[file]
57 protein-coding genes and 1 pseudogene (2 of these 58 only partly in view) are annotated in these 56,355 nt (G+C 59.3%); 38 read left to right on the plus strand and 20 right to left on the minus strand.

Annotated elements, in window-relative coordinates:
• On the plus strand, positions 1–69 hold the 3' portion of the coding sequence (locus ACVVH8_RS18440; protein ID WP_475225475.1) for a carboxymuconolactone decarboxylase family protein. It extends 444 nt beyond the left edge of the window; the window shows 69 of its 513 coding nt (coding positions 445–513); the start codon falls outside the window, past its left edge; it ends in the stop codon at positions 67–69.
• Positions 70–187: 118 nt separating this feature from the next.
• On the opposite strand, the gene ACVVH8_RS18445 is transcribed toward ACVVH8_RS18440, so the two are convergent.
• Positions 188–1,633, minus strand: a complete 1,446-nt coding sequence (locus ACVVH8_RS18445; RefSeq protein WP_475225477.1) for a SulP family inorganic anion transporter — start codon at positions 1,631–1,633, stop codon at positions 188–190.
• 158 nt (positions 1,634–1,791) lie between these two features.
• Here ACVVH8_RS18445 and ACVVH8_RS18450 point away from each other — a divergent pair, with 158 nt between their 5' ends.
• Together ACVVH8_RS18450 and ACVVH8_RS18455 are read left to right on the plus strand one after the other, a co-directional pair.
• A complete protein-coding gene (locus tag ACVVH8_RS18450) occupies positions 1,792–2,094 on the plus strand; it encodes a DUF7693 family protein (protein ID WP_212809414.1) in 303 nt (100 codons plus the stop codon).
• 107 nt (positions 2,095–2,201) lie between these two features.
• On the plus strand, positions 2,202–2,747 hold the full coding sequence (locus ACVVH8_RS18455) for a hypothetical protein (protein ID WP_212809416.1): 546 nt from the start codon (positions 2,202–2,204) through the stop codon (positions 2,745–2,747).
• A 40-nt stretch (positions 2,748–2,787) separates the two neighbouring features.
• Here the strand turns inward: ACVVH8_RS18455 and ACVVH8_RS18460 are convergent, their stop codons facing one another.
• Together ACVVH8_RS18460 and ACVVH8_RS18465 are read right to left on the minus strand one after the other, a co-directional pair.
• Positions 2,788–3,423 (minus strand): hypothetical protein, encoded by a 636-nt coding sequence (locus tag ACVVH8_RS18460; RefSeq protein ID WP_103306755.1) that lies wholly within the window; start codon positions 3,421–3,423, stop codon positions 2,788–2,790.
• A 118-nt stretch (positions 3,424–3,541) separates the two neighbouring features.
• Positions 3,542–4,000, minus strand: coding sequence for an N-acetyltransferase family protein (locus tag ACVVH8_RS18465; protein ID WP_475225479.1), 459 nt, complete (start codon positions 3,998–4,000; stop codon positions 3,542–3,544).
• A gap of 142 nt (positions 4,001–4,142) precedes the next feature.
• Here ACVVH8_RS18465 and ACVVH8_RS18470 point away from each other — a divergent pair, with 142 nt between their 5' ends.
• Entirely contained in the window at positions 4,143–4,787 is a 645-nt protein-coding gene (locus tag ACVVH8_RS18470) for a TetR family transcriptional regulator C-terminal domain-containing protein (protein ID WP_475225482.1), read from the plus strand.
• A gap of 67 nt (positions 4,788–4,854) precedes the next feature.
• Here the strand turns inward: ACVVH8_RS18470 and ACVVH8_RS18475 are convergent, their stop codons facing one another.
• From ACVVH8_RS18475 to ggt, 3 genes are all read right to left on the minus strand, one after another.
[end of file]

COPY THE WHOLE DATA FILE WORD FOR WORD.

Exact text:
57 protein-coding genes and 1 pseudogene (2 of these 58 only partly in view) are annotated in these 56,355 nt (G+C 59.3%); 38 read left to right on the plus strand and 20 right to left on the minus strand.

Annotated elements, in window-relative coordinates:
• On the plus strand, positions 1–69 hold the 3' portion of the coding sequence (locus ACVVH8_RS18440; protein ID WP_475225475.1) for a carboxymuconolactone decarboxylase family protein. It extends 444 nt beyond the left edge of the window; the window shows 69 of its 513 coding nt (coding positions 445–513); the start codon falls outside the window, past its left edge; it ends in the stop codon at positions 67–69.
• Positions 70–187: 118 nt separating this feature from the next.
• On the opposite strand, the gene ACVVH8_RS18445 is transcribed toward ACVVH8_RS18440, so the two are convergent.
• Positions 188–1,633, minus strand: a complete 1,446-nt coding sequence (locus ACVVH8_RS18445; RefSeq protein WP_475225477.1) for a SulP family inorganic anion transporter — start codon at positions 1,631–1,633, stop codon at positions 188–190.
• 158 nt (positions 1,634–1,791) lie between these two features.
• Here ACVVH8_RS18445 and ACVVH8_RS18450 point away from each other — a divergent pair, with 158 nt between their 5' ends.
• Together ACVVH8_RS18450 and ACVVH8_RS18455 are read left to right on the plus strand one after the other, a co-directional pair.
• A complete protein-coding gene (locus tag ACVVH8_RS18450) occupies positions 1,792–2,094 on the plus strand; it encodes a DUF7693 family protein (protein ID WP_212809414.1) in 303 nt (100 codons plus the stop codon).
• 107 nt (positions 2,095–2,201) lie between these two features.
• On the plus strand, positions 2,202–2,747 hold the full coding sequence (locus ACVVH8_RS18455) for a hypothetical protein (protein ID WP_212809416.1): 546 nt from the start codon (positions 2,202–2,204) through the stop codon (positions 2,745–2,747).
• A 40-nt stretch (positions 2,748–2,787) separates the two neighbouring features.
• Here the strand turns inward: ACVVH8_RS18455 and ACVVH8_RS18460 are convergent, their stop codons facing one another.
• Together ACVVH8_RS18460 and ACVVH8_RS18465 are read right to left on the minus strand one after the other, a co-directional pair.
• Positions 2,788–3,423 (minus strand): hypothetical protein, encoded by a 636-nt coding sequence (locus tag ACVVH8_RS18460; RefSeq protein ID WP_103306755.1) that lies wholly within the window; start codon positions 3,421–3,423, stop codon positions 2,788–2,790.
• A 118-nt stretch (positions 3,424–3,541) separates the two neighbouring features.
• Positions 3,542–4,000, minus strand: coding sequence for an N-acetyltransferase family protein (locus tag ACVVH8_RS18465; protein ID WP_475225479.1), 459 nt, complete (start codon positions 3,998–4,000; stop codon positions 3,542–3,544).
• A gap of 142 nt (positions 4,001–4,142) precedes the next feature.
• Here ACVVH8_RS18465 and ACVVH8_RS18470 point away from each other — a divergent pair, with 142 nt between their 5' ends.
• Entirely contained in the window at positions 4,143–4,787 is a 645-nt protein-coding gene (locus tag ACVVH8_RS18470) for a TetR family transcriptional regulator C-terminal domain-containing protein (protein ID WP_475225482.1), read from the plus strand.
• A gap of 67 nt (positions 4,788–4,854) precedes the next feature.
• Here the strand turns inward: ACVVH8_RS18470 and ACVVH8_RS18475 are convergent, their stop codons facing one another.
• From ACVVH8_RS18475 to ggt, 3 genes are all read right to left on the minus strand, one after another.